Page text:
I think this Spiced Nectarine Chilli Chutney is absolutely perfect with a crumbly sharp cheddar and some fancy crackers. It's going to be my new cheese board staple going into autumn, a delicious way to preserve one of my favourite summer fruits. 

Course Jams & Preserves
Keyword Chutney, Jam
Prep Time 30 minutes
Cook Time 45 minutes
Total Time 1 hour 15 minutes

Ingredients

  • 900 g nectarines, stone removed and roughly chopped
  • 1/2 onion, finely sliced
  • 2 teaspoons yellow mustard seeds
  • 2 teaspoons garam masala
  • 1/2 teaspoon cinnamon
  • 1/2 teaspoon ground ginger
  • 1/2 teaspoon ground white pepper
  • 3/4 cup brown sugar
  • 1/2 cup apple cider vinegar
  • 6 kaffir lime leaves, very finely sliced
  • 2 hot chillies, finely sliced (add more or less to your taste)
  • Salt, to taste

Instructions

  1. Place all ingredients in a saucepan and bring to the boil. Once boiling, reduce the heat to low and simmer for around 40-50 minutes, stirring occasionally. When it’s ready, the mixture will be thickened. Set aside for 10-15 minutes.
  2. In the meantime, sterilise 2-3 glass jars by washing the jars and lids in boiling water and then placing in a low oven (120°C/250°F) until completely dry. Place the warm jam into the jars and seal. Cool to room temperature and then store in the fridge.

Blueberry Loaf Cake with Lemon and Thyme Glaze

Blueberry Loaf Cake

I am hanging on to the end of summer with a celebration of my favourite fruits. This delightful Blueberry Loaf Cake is the perfect treat for afternoon tea. It’s full of fresh bursting blueberries and covered in a tangy cream cheese glaze flavoured with lots of lemon and delicate thyme leaves. 

If you’ve been reading for a while, you might know that I love creating recipes with fruit. I’ll choose a fruity dessert over chocolate almost every time. We are so lucky that there is such a variety of beautiful and delicious fruits every season. Berries are so different to peaches or figs, but I love them all for different reasons. It’s not hard to find cooking inspiration just by heading to the farmers market and looking at what’s in season. To me, fruit is one of the most versatile ingredients to play with as a baker and I love making it the star of the show.

Blueberry Loaf Cake

But if fruit is the real star, it has so many supporting characters that help to make it shine. Warming spices like cinnamon, ginger and of course vanilla are always winners. A splash of bourbon with peaches or Chambord with berries takes the hero ingredient to another level.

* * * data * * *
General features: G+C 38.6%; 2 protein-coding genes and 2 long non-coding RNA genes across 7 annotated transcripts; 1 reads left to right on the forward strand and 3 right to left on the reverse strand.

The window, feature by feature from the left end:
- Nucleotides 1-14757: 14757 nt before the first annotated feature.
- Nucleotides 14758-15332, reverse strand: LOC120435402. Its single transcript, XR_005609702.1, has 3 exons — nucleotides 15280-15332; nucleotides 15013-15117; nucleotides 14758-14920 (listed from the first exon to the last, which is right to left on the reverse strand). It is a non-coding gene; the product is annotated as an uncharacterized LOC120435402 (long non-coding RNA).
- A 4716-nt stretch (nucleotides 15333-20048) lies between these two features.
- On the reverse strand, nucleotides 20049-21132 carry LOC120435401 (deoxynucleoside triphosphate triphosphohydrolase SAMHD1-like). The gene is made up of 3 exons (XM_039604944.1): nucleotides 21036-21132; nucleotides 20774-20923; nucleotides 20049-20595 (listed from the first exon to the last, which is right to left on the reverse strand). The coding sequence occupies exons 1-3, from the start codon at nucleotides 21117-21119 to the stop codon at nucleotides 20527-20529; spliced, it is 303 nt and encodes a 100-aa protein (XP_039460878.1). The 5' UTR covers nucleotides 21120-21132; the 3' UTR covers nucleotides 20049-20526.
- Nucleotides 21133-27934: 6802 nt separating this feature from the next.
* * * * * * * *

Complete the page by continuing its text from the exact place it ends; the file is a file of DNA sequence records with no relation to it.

But today we’re talking fruit and herbs.

Blueberry Loaf Cake

My herbs are going wild out in the garden so I’m always looking for interesting ways to use them. It may sound unusual but if you’ve never tried the combination of strawberry and basil, pineapple and coriander, watermelon and mint or lemon and rosemary, you’re really missing out! Today’s choice was blueberry and thyme – a match made in heaven. 

I had an abundance of fresh blueberries and wanted to use them in a special recipe. The idea of a loaf cake kept coming to mind, which is actually something I don’t make that often. My pretty new pink loaf pan, which may have had something to do with it!

Blueberry Loaf Cake

I wanted the texture to be lighter than a pound cake, not too dense. I knew there would be yoghurt or sour cream in the mix to add a bit of tang. There would be jammy pockets of blueberries all throughout the cake, and lots and lots of lemon zest. I wanted a glaze that wasn’t too sweet with a big hit of lemon and lots of fresh thyme.

Well, I think I pretty much nailed it! We really loved having big slices of this Blueberry Loaf Cake with a cup of French Earl Grey tea. It’s the perfect afternoon tea treat! The best part is when you get a little of everything in the one bite – the tender cake, a jammy blueberry and some of that delicious glaze too.

Blueberry Loaf Cake

As usual, I encourage you to take this recipe and make it your own. I think it’s a great simple cake base that can be adapted. I just know I’ll be making it again and again. You could make it a round cake instead of a loaf. If you like the idea of a frosting better than a glaze, just leave out the milk for a spreadable texture. I think any other berry would work really well here too!